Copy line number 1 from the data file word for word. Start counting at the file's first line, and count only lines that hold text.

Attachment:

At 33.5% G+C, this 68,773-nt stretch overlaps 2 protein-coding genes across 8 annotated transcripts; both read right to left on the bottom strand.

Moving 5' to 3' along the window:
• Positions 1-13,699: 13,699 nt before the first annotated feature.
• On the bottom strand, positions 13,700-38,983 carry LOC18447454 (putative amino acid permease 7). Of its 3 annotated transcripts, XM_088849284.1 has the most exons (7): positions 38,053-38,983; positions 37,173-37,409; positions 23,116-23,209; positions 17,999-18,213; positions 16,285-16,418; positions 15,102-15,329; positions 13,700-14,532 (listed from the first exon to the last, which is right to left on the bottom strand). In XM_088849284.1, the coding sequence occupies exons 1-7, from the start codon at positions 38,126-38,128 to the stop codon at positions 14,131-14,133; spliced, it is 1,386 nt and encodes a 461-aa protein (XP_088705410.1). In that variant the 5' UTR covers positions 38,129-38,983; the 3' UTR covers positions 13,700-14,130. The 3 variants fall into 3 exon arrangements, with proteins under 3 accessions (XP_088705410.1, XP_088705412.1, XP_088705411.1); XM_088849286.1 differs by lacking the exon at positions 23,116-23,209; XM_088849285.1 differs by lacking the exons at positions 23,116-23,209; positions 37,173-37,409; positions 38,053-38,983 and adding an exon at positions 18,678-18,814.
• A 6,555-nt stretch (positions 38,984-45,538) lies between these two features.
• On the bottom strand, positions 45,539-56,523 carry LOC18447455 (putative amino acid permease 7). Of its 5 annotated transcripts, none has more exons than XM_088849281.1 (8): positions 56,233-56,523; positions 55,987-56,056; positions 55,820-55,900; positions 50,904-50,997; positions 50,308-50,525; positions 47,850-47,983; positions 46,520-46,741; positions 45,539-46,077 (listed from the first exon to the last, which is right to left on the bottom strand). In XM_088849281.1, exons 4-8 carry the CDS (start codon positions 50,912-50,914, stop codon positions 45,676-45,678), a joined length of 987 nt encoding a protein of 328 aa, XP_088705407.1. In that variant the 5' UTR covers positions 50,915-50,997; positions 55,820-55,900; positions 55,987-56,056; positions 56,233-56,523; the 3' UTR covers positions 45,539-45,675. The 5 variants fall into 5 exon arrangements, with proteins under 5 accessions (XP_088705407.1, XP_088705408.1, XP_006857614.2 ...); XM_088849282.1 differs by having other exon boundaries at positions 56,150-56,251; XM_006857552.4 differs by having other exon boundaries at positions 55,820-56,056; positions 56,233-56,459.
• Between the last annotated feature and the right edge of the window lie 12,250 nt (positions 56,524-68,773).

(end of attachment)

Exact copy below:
At 33.5% G+C, this 68,773-nt stretch overlaps 2 protein-coding genes across 8 annotated transcripts; both read right to left on the bottom strand.